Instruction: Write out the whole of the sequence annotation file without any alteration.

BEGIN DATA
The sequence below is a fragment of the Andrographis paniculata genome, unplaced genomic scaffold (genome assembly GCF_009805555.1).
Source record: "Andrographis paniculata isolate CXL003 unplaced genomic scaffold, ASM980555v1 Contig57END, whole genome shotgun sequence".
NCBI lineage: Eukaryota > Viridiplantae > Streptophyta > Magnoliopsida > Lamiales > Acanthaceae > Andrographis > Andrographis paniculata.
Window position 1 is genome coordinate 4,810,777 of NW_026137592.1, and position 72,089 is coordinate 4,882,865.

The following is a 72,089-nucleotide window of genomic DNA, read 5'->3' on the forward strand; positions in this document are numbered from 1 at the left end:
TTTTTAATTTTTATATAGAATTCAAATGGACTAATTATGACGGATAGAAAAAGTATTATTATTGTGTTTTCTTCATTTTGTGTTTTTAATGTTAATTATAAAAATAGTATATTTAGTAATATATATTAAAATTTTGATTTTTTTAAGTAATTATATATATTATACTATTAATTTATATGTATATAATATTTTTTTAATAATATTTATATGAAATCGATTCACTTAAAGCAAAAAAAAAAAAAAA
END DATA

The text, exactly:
The sequence below is a fragment of the Andrographis paniculata genome, unplaced genomic scaffold (genome assembly GCF_009805555.1).
Source record: "Andrographis paniculata isolate CXL003 unplaced genomic scaffold, ASM980555v1 Contig57END, whole genome shotgun sequence".
NCBI lineage: Eukaryota > Viridiplantae > Streptophyta > Magnoliopsida > Lamiales > Acanthaceae > Andrographis > Andrographis paniculata.
Window position 1 is genome coordinate 4,810,777 of NW_026137592.1, and position 72,089 is coordinate 4,882,865.

The following is a 72,089-nucleotide window of genomic DNA, read 5'->3' on the forward strand; positions in this document are numbered from 1 at the left end:
TTTTTAATTTTTATATAGAATTCAAATGGACTAATTATGACGGATAGAAAAAGTATTATTATTGTGTTTTCTTCATTTTGTGTTTTTAATGTTAATTATAAAAATAGTATATTTAGTAATATATATTAAAATTTTGATTTTTTTAAGTAATTATATATATTATACTATTAATTTATATGTATATAATATTTTTTTAATAATATTTATATGAAATCGATTCACTTAAAGCAAAAAAAAAAAAAAA